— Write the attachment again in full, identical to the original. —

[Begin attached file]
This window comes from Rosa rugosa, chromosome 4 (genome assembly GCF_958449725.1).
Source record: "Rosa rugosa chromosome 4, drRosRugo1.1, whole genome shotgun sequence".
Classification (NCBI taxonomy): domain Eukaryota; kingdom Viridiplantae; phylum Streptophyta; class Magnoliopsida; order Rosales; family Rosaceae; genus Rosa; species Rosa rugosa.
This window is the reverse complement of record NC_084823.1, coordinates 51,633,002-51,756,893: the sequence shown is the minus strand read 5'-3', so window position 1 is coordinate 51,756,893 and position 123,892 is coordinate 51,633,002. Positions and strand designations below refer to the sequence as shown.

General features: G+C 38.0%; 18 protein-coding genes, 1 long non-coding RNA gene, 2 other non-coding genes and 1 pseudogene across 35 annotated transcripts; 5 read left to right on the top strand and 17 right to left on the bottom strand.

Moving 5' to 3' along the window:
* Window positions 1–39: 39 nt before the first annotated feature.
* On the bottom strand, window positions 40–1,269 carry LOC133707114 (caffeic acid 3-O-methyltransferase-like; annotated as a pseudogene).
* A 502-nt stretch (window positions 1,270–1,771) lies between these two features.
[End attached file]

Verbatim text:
This window comes from Rosa rugosa, chromosome 4 (genome assembly GCF_958449725.1).
Source record: "Rosa rugosa chromosome 4, drRosRugo1.1, whole genome shotgun sequence".
Classification (NCBI taxonomy): domain Eukaryota; kingdom Viridiplantae; phylum Streptophyta; class Magnoliopsida; order Rosales; family Rosaceae; genus Rosa; species Rosa rugosa.
This window is the reverse complement of record NC_084823.1, coordinates 51,633,002-51,756,893: the sequence shown is the minus strand read 5'-3', so window position 1 is coordinate 51,756,893 and position 123,892 is coordinate 51,633,002. Positions and strand designations below refer to the sequence as shown.

General features: G+C 38.0%; 18 protein-coding genes, 1 long non-coding RNA gene, 2 other non-coding genes and 1 pseudogene across 35 annotated transcripts; 5 read left to right on the top strand and 17 right to left on the bottom strand.

Moving 5' to 3' along the window:
* Window positions 1–39: 39 nt before the first annotated feature.
* On the bottom strand, window positions 40–1,269 carry LOC133707114 (caffeic acid 3-O-methyltransferase-like; annotated as a pseudogene).
* A 502-nt stretch (window positions 1,270–1,771) lies between these two features.